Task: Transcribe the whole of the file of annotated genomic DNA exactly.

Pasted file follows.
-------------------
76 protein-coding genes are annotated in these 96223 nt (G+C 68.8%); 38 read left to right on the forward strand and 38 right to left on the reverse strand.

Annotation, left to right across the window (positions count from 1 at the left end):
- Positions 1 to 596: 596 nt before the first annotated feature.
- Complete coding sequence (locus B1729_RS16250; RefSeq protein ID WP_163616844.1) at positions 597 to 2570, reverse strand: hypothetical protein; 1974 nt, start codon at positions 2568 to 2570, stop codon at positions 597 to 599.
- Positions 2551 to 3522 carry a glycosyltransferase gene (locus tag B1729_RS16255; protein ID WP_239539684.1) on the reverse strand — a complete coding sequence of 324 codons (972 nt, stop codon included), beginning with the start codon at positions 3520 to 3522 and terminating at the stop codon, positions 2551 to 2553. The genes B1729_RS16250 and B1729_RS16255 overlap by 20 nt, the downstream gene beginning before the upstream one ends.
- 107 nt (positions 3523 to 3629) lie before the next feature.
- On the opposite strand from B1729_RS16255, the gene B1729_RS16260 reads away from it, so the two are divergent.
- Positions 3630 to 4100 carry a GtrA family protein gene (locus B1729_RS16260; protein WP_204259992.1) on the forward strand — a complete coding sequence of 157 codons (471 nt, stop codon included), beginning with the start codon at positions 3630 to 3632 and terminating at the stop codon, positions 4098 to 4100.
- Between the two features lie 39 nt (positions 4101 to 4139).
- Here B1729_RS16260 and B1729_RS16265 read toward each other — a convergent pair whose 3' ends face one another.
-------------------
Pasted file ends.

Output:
76 protein-coding genes are annotated in these 96223 nt (G+C 68.8%); 38 read left to right on the forward strand and 38 right to left on the reverse strand.

Annotation, left to right across the window (positions count from 1 at the left end):
- Positions 1 to 596: 596 nt before the first annotated feature.
- Complete coding sequence (locus B1729_RS16250; RefSeq protein ID WP_163616844.1) at positions 597 to 2570, reverse strand: hypothetical protein; 1974 nt, start codon at positions 2568 to 2570, stop codon at positions 597 to 599.
- Positions 2551 to 3522 carry a glycosyltransferase gene (locus tag B1729_RS16255; protein ID WP_239539684.1) on the reverse strand — a complete coding sequence of 324 codons (972 nt, stop codon included), beginning with the start codon at positions 3520 to 3522 and terminating at the stop codon, positions 2551 to 2553. The genes B1729_RS16250 and B1729_RS16255 overlap by 20 nt, the downstream gene beginning before the upstream one ends.
- 107 nt (positions 3523 to 3629) lie before the next feature.
- On the opposite strand from B1729_RS16255, the gene B1729_RS16260 reads away from it, so the two are divergent.
- Positions 3630 to 4100 carry a GtrA family protein gene (locus B1729_RS16260; protein WP_204259992.1) on the forward strand — a complete coding sequence of 157 codons (471 nt, stop codon included), beginning with the start codon at positions 3630 to 3632 and terminating at the stop codon, positions 4098 to 4100.
- Between the two features lie 39 nt (positions 4101 to 4139).
- Here B1729_RS16260 and B1729_RS16265 read toward each other — a convergent pair whose 3' ends face one another.